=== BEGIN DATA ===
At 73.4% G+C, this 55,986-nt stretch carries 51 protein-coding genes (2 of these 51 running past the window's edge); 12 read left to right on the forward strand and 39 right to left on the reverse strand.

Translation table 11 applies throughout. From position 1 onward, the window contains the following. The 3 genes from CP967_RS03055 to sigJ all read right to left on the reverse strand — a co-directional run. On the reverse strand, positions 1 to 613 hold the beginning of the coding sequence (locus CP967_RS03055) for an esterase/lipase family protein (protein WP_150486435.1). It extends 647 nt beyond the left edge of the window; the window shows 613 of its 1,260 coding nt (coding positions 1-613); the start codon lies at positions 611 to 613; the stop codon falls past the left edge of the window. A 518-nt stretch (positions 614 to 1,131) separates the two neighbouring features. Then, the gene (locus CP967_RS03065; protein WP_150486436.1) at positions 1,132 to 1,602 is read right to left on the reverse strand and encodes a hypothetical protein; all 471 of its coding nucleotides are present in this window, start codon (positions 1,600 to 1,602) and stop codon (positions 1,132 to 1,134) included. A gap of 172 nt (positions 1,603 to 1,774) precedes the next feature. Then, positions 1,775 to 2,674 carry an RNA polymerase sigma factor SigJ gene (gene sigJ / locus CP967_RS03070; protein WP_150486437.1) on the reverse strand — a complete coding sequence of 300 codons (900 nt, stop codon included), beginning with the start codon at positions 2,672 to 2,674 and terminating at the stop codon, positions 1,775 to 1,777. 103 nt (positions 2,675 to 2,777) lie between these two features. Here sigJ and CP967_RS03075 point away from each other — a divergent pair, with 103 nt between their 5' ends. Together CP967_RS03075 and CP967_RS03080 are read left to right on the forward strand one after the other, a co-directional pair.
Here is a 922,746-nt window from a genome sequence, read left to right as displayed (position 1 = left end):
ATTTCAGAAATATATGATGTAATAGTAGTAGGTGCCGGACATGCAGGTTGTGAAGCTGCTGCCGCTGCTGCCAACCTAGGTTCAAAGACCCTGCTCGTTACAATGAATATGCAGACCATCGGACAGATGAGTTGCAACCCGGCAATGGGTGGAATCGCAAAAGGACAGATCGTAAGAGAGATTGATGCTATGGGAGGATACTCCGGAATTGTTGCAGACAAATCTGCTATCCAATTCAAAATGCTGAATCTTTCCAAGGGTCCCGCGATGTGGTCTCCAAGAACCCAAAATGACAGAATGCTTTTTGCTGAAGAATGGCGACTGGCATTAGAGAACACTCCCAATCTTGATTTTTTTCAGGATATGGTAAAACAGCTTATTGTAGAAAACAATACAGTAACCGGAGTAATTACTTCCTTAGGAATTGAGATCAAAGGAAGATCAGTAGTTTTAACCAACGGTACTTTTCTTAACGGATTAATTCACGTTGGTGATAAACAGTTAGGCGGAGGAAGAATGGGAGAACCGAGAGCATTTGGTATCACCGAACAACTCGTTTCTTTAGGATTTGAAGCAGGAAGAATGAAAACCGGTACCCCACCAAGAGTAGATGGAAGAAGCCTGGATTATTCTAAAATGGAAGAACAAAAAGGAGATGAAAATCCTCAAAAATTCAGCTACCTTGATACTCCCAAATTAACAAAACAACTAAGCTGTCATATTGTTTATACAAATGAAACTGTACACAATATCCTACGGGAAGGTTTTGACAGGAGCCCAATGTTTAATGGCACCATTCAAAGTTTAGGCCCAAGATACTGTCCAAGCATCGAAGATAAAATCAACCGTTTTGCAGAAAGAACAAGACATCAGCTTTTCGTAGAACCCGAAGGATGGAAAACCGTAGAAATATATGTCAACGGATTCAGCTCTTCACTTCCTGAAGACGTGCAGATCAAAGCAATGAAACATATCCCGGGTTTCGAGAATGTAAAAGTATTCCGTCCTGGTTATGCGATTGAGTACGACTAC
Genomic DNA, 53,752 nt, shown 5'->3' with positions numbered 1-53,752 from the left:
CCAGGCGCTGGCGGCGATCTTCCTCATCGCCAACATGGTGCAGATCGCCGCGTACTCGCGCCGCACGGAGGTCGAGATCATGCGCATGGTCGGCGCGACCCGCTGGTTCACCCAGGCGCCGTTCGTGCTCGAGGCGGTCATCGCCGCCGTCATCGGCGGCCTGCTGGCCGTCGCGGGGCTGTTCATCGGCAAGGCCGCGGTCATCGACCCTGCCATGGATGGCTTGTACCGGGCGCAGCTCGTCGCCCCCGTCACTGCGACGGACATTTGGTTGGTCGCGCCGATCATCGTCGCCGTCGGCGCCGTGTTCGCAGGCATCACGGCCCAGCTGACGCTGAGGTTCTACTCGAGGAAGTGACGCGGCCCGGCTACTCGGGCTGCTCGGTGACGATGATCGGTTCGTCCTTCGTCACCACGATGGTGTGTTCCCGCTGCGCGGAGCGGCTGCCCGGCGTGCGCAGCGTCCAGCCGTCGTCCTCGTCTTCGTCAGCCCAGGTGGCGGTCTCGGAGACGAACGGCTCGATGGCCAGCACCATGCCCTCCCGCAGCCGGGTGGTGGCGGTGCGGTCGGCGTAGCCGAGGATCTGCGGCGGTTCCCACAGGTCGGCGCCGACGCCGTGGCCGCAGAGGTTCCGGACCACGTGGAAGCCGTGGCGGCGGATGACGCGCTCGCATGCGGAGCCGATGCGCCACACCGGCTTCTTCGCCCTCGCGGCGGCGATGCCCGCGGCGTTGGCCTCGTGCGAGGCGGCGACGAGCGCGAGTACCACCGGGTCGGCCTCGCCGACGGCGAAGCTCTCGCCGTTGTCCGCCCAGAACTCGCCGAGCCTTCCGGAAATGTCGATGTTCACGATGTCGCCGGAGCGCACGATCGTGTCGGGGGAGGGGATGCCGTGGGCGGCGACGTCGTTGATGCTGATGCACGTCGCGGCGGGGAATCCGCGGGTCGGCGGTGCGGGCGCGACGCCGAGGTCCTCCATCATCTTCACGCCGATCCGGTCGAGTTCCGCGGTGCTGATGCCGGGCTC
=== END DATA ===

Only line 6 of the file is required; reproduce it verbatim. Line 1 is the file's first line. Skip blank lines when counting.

CCAGGCGCTGGCGGCGATCTTCCTCATCGCCAACATGGTGCAGATCGCCGCGTACTCGCGCCGCACGGAGGTCGAGATCATGCGCATGGTCGGCGCGACCCGCTGGTTCACCCAGGCGCCGTTCGTGCTCGAGGCGGTCATCGCCGCCGTCATCGGCGGCCTGCTGGCCGTCGCGGGGCTGTTCATCGGCAAGGCCGCGGTCATCGACCCTGCCATGGATGGCTTGTACCGGGCGCAGCTCGTCGCCCCCGTCACTGCGACGGACATTTGGTTGGTCGCGCCGATCATCGTCGCCGTCGGCGCCGTGTTCGCAGGCATCACGGCCCAGCTGACGCTGAGGTTCTACTCGAGGAAGTGACGCGGCCCGGCTACTCGGGCTGCTCGGTGACGATGATCGGTTCGTCCTTCGTCACCACGATGGTGTGTTCCCGCTGCGCGGAGCGGCTGCCCGGCGTGCGCAGCGTCCAGCCGTCGTCCTCGTCTTCGTCAGCCCAGGTGGCGGTCTCGGAGACGAACGGCTCGATGGCCAGCACCATGCCCTCCCGCAGCCGGGTGGTGGCGGTGCGGTCGGCGTAGCCGAGGATCTGCGGCGGTTCCCACAGGTCGGCGCCGACGCCGTGGCCGCAGAGGTTCCGGACCACGTGGAAGCCGTGGCGGCGGATGACGCGCTCGCATGCGGAGCCGATGCGCCACACCGGCTTCTTCGCCCTCGCGGCGGCGATGCCCGCGGCGTTGGCCTCGTGCGAGGCGGCGACGAGCGCGAGTACCACCGGGTCGGCCTCGCCGACGGCGAAGCTCTCGCCGTTGTCCGCCCAGAACTCGCCGAGCCTTCCGGAAATGTCGATGTTCACGATGTCGCCGGAGCGCACGATCGTGTCGGGGGAGGGGATGCCGTGGGCGGCGACGTCGTTGATGCTGATGCACGTCGCGGCGGGGAATCCGCGGGTCGGCGGTGCGGGCGCGACGCCGAGGTCCTCCATCATCTTCACGCCGATCCGGTCGAGTTCCGCGGTGCTGATGCCGGGCTC